On the values of the European Union
The unveiling of the statue of Karl Marx is clearly a salute to the Communist idea and practice. It’s a message of global political significance. If the leaders of the EU do not understand this, it’s a big problem. But if they do understand it, then the problem is even greater because in that case the conflict between us is insurmountable.
The following is adapted from a blog post by Dr. Mária Schmidt, director general of the House of Terror Museum and the XXI Century Institute. The original Hungarian version is available here.
Jean-Claude Juncker has become the most absurd product of the European Union. European decision-makers, exercising a sense of humor, made him the president of the European Commission. Apart from his communication and behavioral disorders, he has taken a number of steps that undermine those common European values that he theoretically means to defend.
The eastern half of Europe suffered more than forty years under communist dictatorship. The western, ideologically quite developed half of Europe should have acknowledged this fact, especially because they are the ones who murmur about those alleged common values on a daily basis, but anti-Communism apparently doesn’t fit. When Fidel Castro died, Juncker expressed his appreciation for the dictator who murdered and imprisoned thousands of Cubans, and who systematically ignored checks and balances. Now, he unveils a statue of Marx in the name of the European Union, saying that “no matter what you think of Karl Marx, no one can deny that, in a way, he shaped our history.”
Let’s not get distracted by the intellectual shallowness that Mr. Juncker characterizes. That was clearly one of the reasons his patrons appointed him to the post because they needed someone of his low caliber that they could control. Set that aside for a moment. If anyone, Adolf Hitler shaped our history in some way more significantly. However, it would never occur to Juncker and his patrons to unveil a statue honoring Hitler. But let’s not get carried away! Marx was a significant thinker, they say, in the same way that Heidegger undoubtedly was. Would any German city dare to dedicate a statue to that unfortunate character? Oh, he was a supporter of Hitler for a few years in 1930s? Marx, however, is the symbol of the terror of the communist dictatorship.
The envisaged unveiling of a statue of Bálint Hóman in Hungary underwent, beginning with President Obama, denunciations from German diplomacy (is there such a thing?) in harmony with the press they support, although his symbolic significance cannot be compared to that of Marx. Hóman was a significant historian and cultural politician, but, however controversial, his legacy does not reach beyond our borders. In the meantime, unveiling the statue of Karl Marx is clearly a salute to the communist idea and practice. It’s a message of global political significance. Marx is the symbol of communist terrorist dictatorship along with the red star and the hammer and sickle. If the leaders of the EU do not understand this, it’s a big problem. But if they do understand it, then the problem is even greater because in that case the conflict between us is insurmountable.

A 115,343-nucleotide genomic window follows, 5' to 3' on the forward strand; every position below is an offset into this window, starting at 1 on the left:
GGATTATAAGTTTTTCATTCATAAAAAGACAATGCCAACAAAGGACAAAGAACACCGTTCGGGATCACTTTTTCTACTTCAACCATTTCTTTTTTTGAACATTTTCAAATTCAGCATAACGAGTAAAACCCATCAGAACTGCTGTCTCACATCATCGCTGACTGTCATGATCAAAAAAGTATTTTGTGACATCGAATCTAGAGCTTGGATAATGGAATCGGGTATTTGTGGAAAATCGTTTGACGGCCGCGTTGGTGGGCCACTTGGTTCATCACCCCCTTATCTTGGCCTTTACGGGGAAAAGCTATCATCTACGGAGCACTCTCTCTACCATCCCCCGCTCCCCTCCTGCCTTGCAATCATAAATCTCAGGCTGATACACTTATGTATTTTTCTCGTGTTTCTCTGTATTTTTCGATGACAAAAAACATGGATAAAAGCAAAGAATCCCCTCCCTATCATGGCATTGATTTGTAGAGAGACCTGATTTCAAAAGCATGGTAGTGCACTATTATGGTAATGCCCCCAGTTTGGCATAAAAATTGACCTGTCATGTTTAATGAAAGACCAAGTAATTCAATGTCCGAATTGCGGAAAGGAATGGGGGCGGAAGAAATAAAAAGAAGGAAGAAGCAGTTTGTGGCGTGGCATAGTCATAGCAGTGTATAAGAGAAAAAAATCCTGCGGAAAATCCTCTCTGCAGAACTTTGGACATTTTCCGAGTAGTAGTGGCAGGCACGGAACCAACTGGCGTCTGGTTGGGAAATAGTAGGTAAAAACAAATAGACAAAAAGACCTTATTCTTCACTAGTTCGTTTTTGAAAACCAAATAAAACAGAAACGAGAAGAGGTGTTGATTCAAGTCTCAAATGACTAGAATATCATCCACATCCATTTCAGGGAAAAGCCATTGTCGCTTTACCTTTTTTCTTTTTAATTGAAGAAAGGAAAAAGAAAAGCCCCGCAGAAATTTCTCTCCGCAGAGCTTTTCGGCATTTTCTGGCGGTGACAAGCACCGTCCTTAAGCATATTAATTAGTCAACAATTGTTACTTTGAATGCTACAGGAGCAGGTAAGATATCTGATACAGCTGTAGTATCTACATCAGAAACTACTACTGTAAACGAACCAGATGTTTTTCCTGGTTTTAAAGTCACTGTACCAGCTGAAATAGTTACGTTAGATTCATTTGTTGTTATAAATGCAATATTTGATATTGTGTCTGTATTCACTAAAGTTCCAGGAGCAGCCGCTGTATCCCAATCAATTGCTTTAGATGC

Core EU states seemingly do not respect us. Due to their distorted perspectives, we have to fight again with those communists who were our oppressors for almost half a century. If those “developed” ones in the West want to try socialism, let them do so. But we do not want to experience that adventure again, not even for just a second.
In the EU, threats, blackmailing with budget cuts, hints at the redistribution of cohesion funds and restriction of our voting rights have become common place. Recurrent reports are made by non-existing extreme left-wing politicians, whose names are only known by their anti-Hungarian activities. Tavares, Sargentini… who are they? Why don’t they supervise checks and balances in Portugal and the Netherlands? Because they are unknown and unwanted there? Same here! If they, the “developed” ones, are determined to create a new society in which they could establish that old-new Socialism, then the migration that they are promoting is really the best method. That’s their business.
In the meantime, our task in the elections next year is to send the kind of representatives to the European Parliament who will put an end to the aggressiveness of the western communists and send them where they belong: to the dustbin.